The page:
The relationship between research and professional practice, often described in terms of a ‘gap’, is a topical issue involving stakeholders such as researchers, practitioners and policy-makers. Within the area of information literacy it is increasingly emphasized that practitioners make use of research and that research is conducted on problems relevant to practice. From a wide perspective, this paper discusses and identifies in the information literacy literature three different strands relating to research, practice and policy-making for information literacy. On the basis of a small-scale bibliometric investigation of samples of literature representing the identified strands, it is concluded that interconnections between the strands are weak. The results of the bibliometric study are discussed in the light of previous research on the relationship between research and practice. It is proposed that the research-based discussion on research and practice would benefit from a more nuanced terminology and by abandoning the prevailing gap-metaphor.

  • 6.
    Pilerot, Ola
    et al.
    University of Borås, Faculty of Librarianship, Information, Education and IT.
    Lindberg, Jenny
    Inside the library: Academic librarians' knowing in practice2018In: Journal of Librarianship and Information Science, ISSN 0961-0006, E-ISSN 1741-6477, Vol. 50, no 3, p. 254-263Article in journal (Refereed)
    Abstract [en]

    There is a dearth of studies on librarians’ information practices, in particular their information use. At the same time the professional field of librarianship is infused with an imperative dictating that the work of librarians should be evidence based. This paper presents an ethnographic study of academic librarians’ information use in professional practice. On the basis of the analysis, which is rooted in practice theory, it is concluded that in the academic library under investigation, information use is an ongoing practice shaped in and by the specific areas in which the work is carried out. Rather than primarily relying on evidence in terms of formal research results, the librarians in the study relate to and make use of a multitude of both formal and informal information sources.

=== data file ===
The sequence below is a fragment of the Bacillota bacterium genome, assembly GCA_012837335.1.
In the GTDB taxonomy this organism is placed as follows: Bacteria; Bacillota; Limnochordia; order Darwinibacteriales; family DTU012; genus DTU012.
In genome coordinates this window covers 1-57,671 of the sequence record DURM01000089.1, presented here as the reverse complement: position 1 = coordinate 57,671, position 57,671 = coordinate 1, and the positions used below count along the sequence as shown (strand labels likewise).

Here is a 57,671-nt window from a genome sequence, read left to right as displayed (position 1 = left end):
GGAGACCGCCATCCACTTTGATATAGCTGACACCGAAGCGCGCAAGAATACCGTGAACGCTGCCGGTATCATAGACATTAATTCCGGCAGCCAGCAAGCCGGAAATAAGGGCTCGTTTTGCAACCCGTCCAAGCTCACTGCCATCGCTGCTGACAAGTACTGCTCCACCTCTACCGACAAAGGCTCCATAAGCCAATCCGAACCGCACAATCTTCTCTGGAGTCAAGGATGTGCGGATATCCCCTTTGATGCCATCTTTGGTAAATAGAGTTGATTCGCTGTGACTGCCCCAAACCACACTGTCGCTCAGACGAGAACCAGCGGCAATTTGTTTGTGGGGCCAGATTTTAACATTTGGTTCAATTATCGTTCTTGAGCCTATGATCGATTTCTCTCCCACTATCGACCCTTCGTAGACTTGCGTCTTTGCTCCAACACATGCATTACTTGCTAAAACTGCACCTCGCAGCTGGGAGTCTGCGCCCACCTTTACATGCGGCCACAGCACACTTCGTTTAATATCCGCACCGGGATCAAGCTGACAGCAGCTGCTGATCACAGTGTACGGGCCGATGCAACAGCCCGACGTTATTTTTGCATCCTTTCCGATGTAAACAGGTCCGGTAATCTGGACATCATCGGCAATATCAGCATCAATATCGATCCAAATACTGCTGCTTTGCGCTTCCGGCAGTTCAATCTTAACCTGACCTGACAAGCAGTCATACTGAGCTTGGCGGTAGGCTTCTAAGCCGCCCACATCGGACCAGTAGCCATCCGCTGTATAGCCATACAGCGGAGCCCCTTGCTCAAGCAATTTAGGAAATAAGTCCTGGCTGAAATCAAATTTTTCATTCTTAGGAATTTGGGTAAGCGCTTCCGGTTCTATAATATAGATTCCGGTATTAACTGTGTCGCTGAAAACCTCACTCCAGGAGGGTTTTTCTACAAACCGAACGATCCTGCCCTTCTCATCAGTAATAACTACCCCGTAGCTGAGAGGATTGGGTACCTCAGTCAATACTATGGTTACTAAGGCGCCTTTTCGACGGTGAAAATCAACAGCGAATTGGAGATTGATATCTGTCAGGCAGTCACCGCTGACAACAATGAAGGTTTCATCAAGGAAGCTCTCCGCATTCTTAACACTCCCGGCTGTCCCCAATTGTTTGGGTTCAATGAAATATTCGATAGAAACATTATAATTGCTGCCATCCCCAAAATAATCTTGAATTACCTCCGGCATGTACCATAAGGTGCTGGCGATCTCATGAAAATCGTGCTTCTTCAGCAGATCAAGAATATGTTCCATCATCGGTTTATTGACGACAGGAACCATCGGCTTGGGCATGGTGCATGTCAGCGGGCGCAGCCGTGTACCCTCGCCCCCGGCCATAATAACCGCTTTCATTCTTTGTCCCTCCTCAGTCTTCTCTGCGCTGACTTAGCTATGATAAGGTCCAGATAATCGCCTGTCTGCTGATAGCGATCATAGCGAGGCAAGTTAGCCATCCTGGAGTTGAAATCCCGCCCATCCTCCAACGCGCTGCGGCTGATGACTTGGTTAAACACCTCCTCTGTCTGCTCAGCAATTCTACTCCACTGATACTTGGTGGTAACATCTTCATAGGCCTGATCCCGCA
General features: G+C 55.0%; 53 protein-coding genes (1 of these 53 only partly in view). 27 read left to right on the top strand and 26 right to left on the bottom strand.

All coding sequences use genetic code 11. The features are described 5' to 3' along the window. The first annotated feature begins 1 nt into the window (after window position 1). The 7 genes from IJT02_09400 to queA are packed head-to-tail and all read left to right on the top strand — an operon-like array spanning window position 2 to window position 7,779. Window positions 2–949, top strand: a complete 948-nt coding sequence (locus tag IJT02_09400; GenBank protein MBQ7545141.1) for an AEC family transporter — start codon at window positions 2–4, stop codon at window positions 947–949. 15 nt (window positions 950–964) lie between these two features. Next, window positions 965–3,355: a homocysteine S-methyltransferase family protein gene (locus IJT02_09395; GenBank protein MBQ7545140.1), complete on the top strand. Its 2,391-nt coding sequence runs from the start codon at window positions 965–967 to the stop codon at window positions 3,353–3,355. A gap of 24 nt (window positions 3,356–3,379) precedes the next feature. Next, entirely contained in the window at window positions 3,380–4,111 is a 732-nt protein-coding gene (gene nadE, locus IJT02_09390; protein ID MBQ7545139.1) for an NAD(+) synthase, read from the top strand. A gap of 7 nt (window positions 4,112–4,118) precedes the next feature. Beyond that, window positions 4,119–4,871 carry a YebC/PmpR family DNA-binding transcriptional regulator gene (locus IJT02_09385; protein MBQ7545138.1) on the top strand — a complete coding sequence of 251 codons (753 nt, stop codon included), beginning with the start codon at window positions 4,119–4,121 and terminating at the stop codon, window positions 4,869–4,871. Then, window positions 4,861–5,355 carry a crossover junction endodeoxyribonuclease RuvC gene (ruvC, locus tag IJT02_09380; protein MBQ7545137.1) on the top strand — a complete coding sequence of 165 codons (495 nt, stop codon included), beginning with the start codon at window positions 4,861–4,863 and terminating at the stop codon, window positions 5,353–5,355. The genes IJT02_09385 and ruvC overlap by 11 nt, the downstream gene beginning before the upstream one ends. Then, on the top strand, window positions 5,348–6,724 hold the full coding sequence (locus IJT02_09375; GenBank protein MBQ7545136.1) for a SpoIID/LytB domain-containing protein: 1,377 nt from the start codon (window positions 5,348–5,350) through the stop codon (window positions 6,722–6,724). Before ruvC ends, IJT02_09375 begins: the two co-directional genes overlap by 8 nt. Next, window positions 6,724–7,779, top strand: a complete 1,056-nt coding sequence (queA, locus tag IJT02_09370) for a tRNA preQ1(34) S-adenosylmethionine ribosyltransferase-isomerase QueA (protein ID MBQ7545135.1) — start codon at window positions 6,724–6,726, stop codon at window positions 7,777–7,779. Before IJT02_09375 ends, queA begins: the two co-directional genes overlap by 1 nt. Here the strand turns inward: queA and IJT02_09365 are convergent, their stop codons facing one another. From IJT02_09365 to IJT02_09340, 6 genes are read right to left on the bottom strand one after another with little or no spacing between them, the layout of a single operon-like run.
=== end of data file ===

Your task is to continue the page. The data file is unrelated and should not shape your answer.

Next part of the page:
• 7.
    Sundin, Olof
    et al.
    University of Borås, Swedish School of Library and Information Science.
    Limberg, Louise
    University of Borås, Swedish School of Library and Information Science.
    Lundh, Anna
    University of Borås, Swedish School of Library and Information Science.
    Constructing librarians' information literacy expertise in the domain of nursing2008In: Journal of Librarianship and Information Science, ISSN 0961-0006, E-ISSN 1741-6477, Vol. 40, no 1, p. 21-30Article in journal (Refereed)
    Abstract [en]

    This article investigates negotiations of librarians' expertise in relation to information literacy at the micro-level, specifically in the domain of nursing education. A qualitaitve empirical framework is employed. The study draws on 18 semi-structured interviews, 16 with Swedish nursing students, one with a librarian and one with a nursing professor. Three themes on librarians' expertise emerge in the findings: technical-administrative, information searching and source evaluation expertise. The themes have different foci which are shown to be relatively independent, or dependent on the domain of nursing. The results indicate that it is important for librarians to navigate between two different strands of perceiving information literacy practices, either as generic or as embedded.

  • 8.
    Söderholm, Jonas
    University of Borås, Faculty of Librarianship, Information, Education and IT.
    Tool lending librarianship2018In: Journal of Librarianship and Information Science, ISSN 0961-0006, E-ISSN 1741-6477, Vol. 50, no 4, p. 374-385Article in journal (Refereed)
    Abstract [en]

    This article explores the work of tool lending libraries from the perspective of staff and decision makers. It addresses what role serving community members with tools plays, and what this in turn means for the professional role of library work. The study builds on semi-structured interviews with tool lending specialists and managers from three US municipalities. Participants are found to perceive their library and their work as something of practical, local and immediate relevance. Compared to traditional library work, participants perceive their setting to require patrons and staff to be more directly and actively social. Several participants stress the importance of staff being experienced tool users themselves, leading the article to conclude with a discussion on reference competence.

1 - 8 of 8